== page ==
While the Self-Managed Attendant Services - Direct Funding program is 18 years old, its underlying philosophy and principles date back more than 50 years. It was in the 1960s that a handful of student "consumers" (people with disabilities who use, or "consume" services related to disability needs) attending the University of California defined a non-medical, non-charity approach to disabilities.
Consumers, the students argued, are not sick or in need of a cure. They developed principles of independent living associated with attendant services:
The principles and philosophy spread throughout North America and the world, leading to the founding of Independent Living Resource Centres (ILRCs) established with federal government funding. There are now 12 ILRCs in Ontario and a total of 28 across Canada.
Only a few decades ago, users of attendant services in Ontario were generally limited to two options: residing in supportive housing or using Attendant Outreach services. Some consumers, wanting greater choice, control and flexibility than they were receiving from these programs, began strategizing about a consumer-driven partnership between consumers and the provincial government that would allow funds for attendant services to flow directly to individuals. Such an arrangement, they felt, would more fully meet consumers' needs to exercise full responsibility, independence and self-determination regarding attendant services; to live outside designated housing or catchment areas; to have more control over who would provide the most personal of assistance on a daily basis and over the human relationships involved; and to receive the amount of service needed, as well as exercise flexibility over scheduling their services.
Amid this period of strategizing, the government commissioned a review of Ontario's attendant services in 1988. Among other recommendations, the report, "Independence and Control: Today's Dream, Tomorrow's Reality," indicated the need to provide a direct funding option.
In May 1990, the Attendant Care Action Coalition (ACAC), the Centre for independent living in Toronto (CILT) and London Cheshire Homes organized the first-ever provincial attendant services consumer conference, at Woodeden Camp near London, Ontario. It brought together consumers and their attendants, researchers, Independent Living Centre members, government officials and service providers.
ACAC/CILT completed a position paper and a proposed model for direct individualized funding for attendant services. Together with the Canadian Association of Independent Living Centres (CAILC), they sent a summary letter to the government.
During the summer of 1992, the province of Ontario's Minister of Health met with the Coalition and indicated a commitment to test this service model, with Independent Living Centres playing a key role in managing the proposed pilot project. A steering committee consisting of government policy people, political staff from three ministries, and consumers of attendant services worked collaboratively on the government policy paper for the direct funding pilot.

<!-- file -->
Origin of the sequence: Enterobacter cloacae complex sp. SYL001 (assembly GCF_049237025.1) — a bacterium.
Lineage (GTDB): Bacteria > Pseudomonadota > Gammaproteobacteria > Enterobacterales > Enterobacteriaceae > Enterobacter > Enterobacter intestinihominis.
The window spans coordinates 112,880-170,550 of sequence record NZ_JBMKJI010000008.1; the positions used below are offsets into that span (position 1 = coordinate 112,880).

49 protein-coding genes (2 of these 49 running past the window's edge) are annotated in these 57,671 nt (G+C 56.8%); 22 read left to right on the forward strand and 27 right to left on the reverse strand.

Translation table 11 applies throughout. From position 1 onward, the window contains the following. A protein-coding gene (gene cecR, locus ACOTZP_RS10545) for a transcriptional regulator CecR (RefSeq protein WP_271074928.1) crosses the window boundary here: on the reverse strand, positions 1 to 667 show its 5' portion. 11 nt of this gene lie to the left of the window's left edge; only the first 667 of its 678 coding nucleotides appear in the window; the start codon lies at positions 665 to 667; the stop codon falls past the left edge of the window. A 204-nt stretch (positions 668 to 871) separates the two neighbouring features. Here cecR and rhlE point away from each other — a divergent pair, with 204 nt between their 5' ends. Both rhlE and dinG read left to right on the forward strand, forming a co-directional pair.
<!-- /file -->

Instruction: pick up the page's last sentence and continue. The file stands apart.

In 1993, after years of negotiating by consumers and their advocates through three provincial election periods and as many different parties in power - the Ministry of Community and Social Services Act (Bill 101) was amended to enable direct funding.
The following year, at a consumer conference on attendant services held at Woodeden Camp, the Minister of Health announced that funding had been approved for a pilot Direct Funding project to be run by CILT and the Ontario Network of Independent Living Centres.
The provincial government allocated $4.4 million for the two-year pilot project starting in 1994. CILT, an organization run by and for people with disabilities, was chosen as the administrator of the pilot due to its experience with large-budget projects and helping consumers find suitable attendant services. By 1997, 102 consumers were participating in the pilot; all participants took a leap of faith by giving up their rights to use other types of publicly-funded attendant services in favour of hiring and managing their own attendant services through direct funding.
In a subsequent evaluation of the pilot self-managers (as the program participants are called) reported increased self-determination in all aspects of their lives, a reduced sense of vulnerability, greater independence, a stronger sense of self-esteem, more fulfilling personal relationships and greater social participation.
In 1998 the Ontario government increased the Direct Funding budget to $18.7 million and transformed it from a pilot to a full-fledged program with approximately 700 participants. The number of participants has remained at about 700 since 1998, with about 300 on the waiting list. A funding increase announced in late 2011 was aimed at reducing the wait list and enabling up to 50 more consumers to become self-managers.
In 2011, the Ministry of Health announced plans to transfer the administration of the Direct Funding program to the Toronto Central Local Health Integration Network (TCLHIN). This administrative shift meant that CILT receives its Ministry funds through the TCLHIN and is accountable and reports to the TCLHIN instead of directly to the Ministry. CILT also negotiated a three-year agreement with TCLHIN that describes the Direct Funding program, its conception, spells out its unique features and provides demographic statistics so the program is protected in writing and can continue as it is now.
The Direct Funding Program is being expanded to allow more Ontarians with disabilities to live independently in their homes.
You can read more about this in our News Release.